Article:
The Two Paths/Appendix I
Readers who are using my Elements of Drawing may be surprised by my saying here that Tintoret may lead them wrong; while in the Elements he is one of the six men named as being "always right."
I bring the apparent inconsistency forward at the beginning of this Appendix, because the illustration of it will be farther useful in showing the real nature of the self-contradiction which is often alleged against me by careless readers.
It is not only possible, but a frequent condition of human action, to do right and be right—yet so as to mislead other people if they rashly imitate the thing done. For there are many rights which are not absolutely, but relatively right—right only for that person to do under those circumstances,—not for this person to do under other circumstances.
Thus it stands between Titian and Tintoret. Titian is always absolutely Right. You may imitate him with entire security that you are doing the best thing that can possibly be done for the purpose in hand. Tintoret is always relatively Right—relatively to his own aims and peculiar powers. But you must quite understand Tintoret before you can be sure what his aim was, and why he was then right in doing what would not be right always. If, however, you take the pains thus to understand him, he becomes entirely instructive and exemplary, just as Titian is; and therefore I have placed him among those are "always right," and you can only study him rightly with that reverence for him.
Then the artists who are named as "admitting question of right and wrong," are those who from some mischance of circumstance or shortcoming in their education, do not always do right, even with relation to their own aims and powers.
Take for example the quality of imperfection in drawing form. There are many pictures of Tintoret in which the trees are drawn with a few curved flourishes of the brush instead of leaves. That is (absolutely) wrong. If you copied the tree as a model, you would be going very wrong indeed. But it is relatively, and for Tintoret's purposes, right. In the nature of the superficial work you will find there must have been a cause for it. Somebody perhaps wanted the picture in a hurry to fill a dark corner. Tintoret good-naturedly did all he could—painted the figures tolerably—had five minutes left only for the trees, when the servant came. "Let him wait another five minutes." And this is the best foliage we can do in the time. Entirely, admirably, unsurpassably right, under the conditions. Titian would not have worked under them, but Tintoret was kinder and humbler; yet he may lead you wrong if you don't understand him. Or, perhaps, another day, somebody came in while Tintoret was at work, who tormented Tintoret. An ignoble person! Titian would have been polite to him, and gone on steadily with his trees. Tintoret cannot stand the ignobleness; it is unendurably repulsive and discomfiting to him. "The Black Plague take him—and the trees, too! Shall such a fellow see me paint!" And the trees go all to pieces. This, in you, would be mere ill-breeding and ill-temper. In Tintoret it was one of the necessary conditions of his intense sensibility; had he been capable, then, of keeping his temper, he could never have done his greatest works. Let the trees go to pieces, by all means; it is quite right they should; he is always right.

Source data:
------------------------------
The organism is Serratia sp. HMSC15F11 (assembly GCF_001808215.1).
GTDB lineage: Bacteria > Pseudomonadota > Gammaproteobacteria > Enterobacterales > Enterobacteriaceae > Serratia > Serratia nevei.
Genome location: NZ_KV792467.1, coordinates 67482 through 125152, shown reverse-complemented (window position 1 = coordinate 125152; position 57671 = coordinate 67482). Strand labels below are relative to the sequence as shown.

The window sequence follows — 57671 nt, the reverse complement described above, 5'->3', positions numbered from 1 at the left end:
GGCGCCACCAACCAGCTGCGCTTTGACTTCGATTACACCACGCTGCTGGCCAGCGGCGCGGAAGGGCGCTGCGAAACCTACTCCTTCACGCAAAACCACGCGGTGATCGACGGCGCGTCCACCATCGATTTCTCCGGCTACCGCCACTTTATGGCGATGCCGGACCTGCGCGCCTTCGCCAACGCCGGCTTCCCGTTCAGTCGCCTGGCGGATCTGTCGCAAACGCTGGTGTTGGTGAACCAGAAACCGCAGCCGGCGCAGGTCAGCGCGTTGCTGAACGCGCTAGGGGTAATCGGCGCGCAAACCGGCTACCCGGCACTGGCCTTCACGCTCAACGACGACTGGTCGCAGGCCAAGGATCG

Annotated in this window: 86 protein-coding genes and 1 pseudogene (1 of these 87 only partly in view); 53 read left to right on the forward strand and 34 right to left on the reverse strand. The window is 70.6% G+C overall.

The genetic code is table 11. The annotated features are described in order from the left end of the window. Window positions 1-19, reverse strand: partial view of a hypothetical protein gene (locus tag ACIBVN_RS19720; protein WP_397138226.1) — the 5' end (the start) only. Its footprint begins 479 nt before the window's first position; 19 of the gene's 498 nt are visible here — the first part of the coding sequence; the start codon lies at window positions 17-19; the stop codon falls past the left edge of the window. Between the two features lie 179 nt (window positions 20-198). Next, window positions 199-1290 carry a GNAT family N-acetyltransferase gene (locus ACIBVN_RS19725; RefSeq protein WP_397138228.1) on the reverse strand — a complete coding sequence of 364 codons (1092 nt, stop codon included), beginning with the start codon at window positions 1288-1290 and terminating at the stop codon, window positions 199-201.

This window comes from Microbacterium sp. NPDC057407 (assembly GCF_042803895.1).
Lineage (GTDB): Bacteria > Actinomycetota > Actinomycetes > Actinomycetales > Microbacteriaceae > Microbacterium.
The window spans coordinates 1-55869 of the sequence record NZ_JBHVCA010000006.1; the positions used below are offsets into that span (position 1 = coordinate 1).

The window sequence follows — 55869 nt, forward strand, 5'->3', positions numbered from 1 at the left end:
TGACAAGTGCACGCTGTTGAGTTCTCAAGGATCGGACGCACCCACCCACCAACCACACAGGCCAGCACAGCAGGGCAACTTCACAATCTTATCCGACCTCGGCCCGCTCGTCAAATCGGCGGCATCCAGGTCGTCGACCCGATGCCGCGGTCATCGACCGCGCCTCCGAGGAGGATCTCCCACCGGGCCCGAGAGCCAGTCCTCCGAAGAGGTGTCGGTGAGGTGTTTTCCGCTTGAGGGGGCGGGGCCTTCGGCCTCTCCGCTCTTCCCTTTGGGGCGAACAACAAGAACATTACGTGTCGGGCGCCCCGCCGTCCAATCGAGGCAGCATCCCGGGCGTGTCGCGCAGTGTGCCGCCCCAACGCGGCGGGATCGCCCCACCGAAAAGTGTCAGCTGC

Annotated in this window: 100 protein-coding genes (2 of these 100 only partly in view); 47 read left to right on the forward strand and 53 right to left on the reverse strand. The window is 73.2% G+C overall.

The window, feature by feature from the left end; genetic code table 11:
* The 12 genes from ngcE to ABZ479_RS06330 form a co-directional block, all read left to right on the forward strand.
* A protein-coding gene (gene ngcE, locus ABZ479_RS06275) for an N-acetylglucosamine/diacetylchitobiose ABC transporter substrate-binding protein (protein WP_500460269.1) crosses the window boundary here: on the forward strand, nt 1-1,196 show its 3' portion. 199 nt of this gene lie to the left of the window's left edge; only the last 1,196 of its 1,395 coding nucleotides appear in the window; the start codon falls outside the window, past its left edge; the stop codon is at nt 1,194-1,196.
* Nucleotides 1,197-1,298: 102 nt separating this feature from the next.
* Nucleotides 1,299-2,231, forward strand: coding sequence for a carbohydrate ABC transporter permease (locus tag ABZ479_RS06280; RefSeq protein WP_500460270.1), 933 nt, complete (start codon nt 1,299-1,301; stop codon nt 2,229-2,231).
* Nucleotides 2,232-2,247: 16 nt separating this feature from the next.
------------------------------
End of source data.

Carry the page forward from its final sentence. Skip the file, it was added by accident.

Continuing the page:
But in a background of Gainsborough you would find the trees unjustifiably gone to pieces. The carelessness of form there is definitely purposed by him;—adopted as an advisable thing; and therefore it is both absolutely and relatively wrong;—it indicates his being imperfectly educated as a painter, and not having brought out all his powers. It may still happen that the man whose work thus partially erroneous is greater far, than others who have fewer faults. Gainsborough's and Reynolds' wrongs are more charming than almost anybody else's right. Still, they occasionally are wrong—but the Venetians and Velasquez, never.
I ought, perhaps, to have added in that Manchester address (only one does not like to say things that shock people) some words of warning against painters likely to mislead the student. For indeed, though here and there something may be gained by looking at inferior men, there is always more to be gained by looking at the best; and there is not time, with all the looking of human life, to exhaust even one great painter's instruction. How then shall we dare to waste our sight and thoughts on inferior ones, even if we could do so, which we rarely can, without danger of being led astray? Nay, strictly speaking, what people call inferior painters are in general no painters. Artists are divided by an impassable gulf into the men who can paint, and who cannot. The men who can paint often fall short of what they should have done;—are repressed, or defeated, or otherwise rendered inferior one to another: still there is an everlasting barrier between them and the men who cannot paint—who can only in various popular ways pretend to paint. And if once you know the difference, there is always some good to be got by looking at a real painter—seldom anything but mischief to be got out of a false one; but do not suppose real painters are common. I do not speak of living men; but among those who labour no more, in this England of ours, since it first had a school, we have had only five real painters;—Reynolds, Gainsborough, Hogarth, Richard Wilson, and Turner.